Ticket #1801 (closed defect: moved)

Opened 7 years ago

Last modified 6 years ago

Brightness/Contrast uses fractions

Reported by: bdezonia Owned by: curtis
Priority: major Milestone: imagej2-b8-analysis
Component: Analysis Plugins Version:
Severity: serious Keywords:
Cc: G.Landini@…, Michael.Cammer@…, curtis Blocked By:
Blocking: #1100

Description (last modified by bdezonia) (diff)

In the imagej devel maling list Gabriel Landini noted the following issues with the Brightness/Contrast plugin:

Minimum and maximum return fractional values for an 8 bit LUT. Is that right?

Are the Brightness and Contrast values (0-100?) the best scale resolution to use?. I think that having 100 units controlling LUTs with 256 values at least for 8 bit images will create unnecessary hassle (like the fractional values mentioned above). I can't see any advantage on 0-100 vs 0-255 (but maybe there is some reason?).

Also Michael Cammer mentioned elsewhere:

the values displayed in the min/max bars have decimal values but the images we have are 16 bit integer.

Change History

comment:1 Changed 7 years ago by bdezonia

  • Cc Michael.Cammer@…, curtis added
  • Description modified (diff)

After discussion between bdezonia and ctrueden we think the fractional display is okay. IJ1 is doing the same thing but does not have numeric fields that communicate this is the case. We could always display numbers without trailing fractions but that would be a problem for floating point datasets. If people object with leaving it as it is please chime in.

comment:2 Changed 7 years ago by bdezonia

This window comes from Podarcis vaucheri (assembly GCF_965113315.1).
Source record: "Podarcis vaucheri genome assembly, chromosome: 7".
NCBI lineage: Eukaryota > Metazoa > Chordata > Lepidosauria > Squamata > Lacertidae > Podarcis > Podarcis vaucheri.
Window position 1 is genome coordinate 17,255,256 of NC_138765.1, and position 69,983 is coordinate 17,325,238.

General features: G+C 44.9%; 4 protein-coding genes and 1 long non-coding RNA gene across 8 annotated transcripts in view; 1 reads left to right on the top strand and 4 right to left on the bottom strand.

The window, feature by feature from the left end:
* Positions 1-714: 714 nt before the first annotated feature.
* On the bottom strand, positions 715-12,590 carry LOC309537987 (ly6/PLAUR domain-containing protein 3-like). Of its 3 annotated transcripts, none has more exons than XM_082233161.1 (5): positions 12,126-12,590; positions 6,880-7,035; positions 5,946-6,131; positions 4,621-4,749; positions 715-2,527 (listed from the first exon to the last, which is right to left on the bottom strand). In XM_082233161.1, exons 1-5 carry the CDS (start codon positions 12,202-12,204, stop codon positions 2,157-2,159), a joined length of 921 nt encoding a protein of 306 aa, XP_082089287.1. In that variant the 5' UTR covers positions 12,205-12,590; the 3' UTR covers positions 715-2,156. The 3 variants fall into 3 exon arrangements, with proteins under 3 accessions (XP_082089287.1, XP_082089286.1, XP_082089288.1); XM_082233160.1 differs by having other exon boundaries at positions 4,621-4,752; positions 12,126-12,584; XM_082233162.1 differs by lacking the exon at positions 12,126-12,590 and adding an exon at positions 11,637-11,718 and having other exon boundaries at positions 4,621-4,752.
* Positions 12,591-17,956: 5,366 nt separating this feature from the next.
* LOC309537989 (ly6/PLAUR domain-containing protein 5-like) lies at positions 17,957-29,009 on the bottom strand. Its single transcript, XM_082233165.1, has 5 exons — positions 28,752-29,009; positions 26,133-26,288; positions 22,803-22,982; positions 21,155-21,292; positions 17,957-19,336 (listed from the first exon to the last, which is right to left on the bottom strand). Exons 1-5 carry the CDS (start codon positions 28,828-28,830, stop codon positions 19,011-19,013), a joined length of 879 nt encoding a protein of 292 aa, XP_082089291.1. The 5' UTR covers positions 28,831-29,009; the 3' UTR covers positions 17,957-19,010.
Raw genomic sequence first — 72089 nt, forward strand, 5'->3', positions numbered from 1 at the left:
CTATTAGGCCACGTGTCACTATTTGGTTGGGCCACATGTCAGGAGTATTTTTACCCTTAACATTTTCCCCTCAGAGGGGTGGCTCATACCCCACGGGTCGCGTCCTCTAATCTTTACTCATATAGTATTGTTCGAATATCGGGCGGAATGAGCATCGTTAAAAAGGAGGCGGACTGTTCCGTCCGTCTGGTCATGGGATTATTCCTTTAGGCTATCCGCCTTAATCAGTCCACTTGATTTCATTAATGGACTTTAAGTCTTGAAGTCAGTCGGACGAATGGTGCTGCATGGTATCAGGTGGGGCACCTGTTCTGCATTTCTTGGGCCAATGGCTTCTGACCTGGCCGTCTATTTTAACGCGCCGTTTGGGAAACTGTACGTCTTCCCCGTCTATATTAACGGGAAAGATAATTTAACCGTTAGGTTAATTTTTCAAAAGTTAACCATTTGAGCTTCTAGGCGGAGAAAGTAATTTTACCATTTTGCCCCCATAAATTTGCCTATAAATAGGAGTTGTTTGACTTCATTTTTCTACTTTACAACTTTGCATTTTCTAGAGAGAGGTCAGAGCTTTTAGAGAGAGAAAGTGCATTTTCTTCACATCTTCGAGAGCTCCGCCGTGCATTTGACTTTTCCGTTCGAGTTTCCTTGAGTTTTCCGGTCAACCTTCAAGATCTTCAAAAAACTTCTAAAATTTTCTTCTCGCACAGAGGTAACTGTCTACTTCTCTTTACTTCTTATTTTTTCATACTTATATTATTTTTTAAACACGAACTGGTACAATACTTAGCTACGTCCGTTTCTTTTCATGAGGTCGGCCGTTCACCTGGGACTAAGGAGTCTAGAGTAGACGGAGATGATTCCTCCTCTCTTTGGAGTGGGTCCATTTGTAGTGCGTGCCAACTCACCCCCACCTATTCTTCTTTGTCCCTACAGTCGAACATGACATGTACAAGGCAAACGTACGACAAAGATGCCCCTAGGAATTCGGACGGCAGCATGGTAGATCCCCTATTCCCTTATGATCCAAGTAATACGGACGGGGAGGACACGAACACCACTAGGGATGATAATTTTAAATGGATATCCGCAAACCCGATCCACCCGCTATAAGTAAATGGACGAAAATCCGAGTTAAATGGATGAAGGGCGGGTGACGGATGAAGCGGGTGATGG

• Description modified (diff)

comment:3 Changed 7 years ago by bdezonia

Also note that 0-100 scale supports all data types. If we didn't have a displayable field for min/max this would be a nonissue (and scale could go to 1000 for finner granularity).

comment:4 Changed 7 years ago by landinig

Hm... I appreciate that this would make it the same for all image types and that it might not matter when you adjust a picture where intensity units are not particular important (a family photo or similar).
But I do not think that an arbitrary (0-100 or 0-1000) range for contrast and brightness would be useful or intuitive for images with "data".

Let's suppose I have an image coded with values between 306 and 799 and I want to make a false colour image within that range, or any other range where I want the LUT 0 and 255 values coincide to particular pixel values. Currently you cannot do that, but you can (within the resolution of the LUT values) in the IJ1 approach. It is important to know the values (not the %) of the LUT being mapped.

Can I humbly suggest to just replicate the B&C dialog as in IJ1?

It would be useful to have a "Reset" button to return to the original image state.

comment:5 Changed 7 years ago by bdezonia

  • Owner changed from bdezonia to curtis
  • Status changed from new to reviewing

comment:6 Changed 6 years ago by bdezonia

  • Milestone changed from imagej2-b7-ndim-data to imagej2-b8-analysis

comment:7 Changed 6 years ago by curtis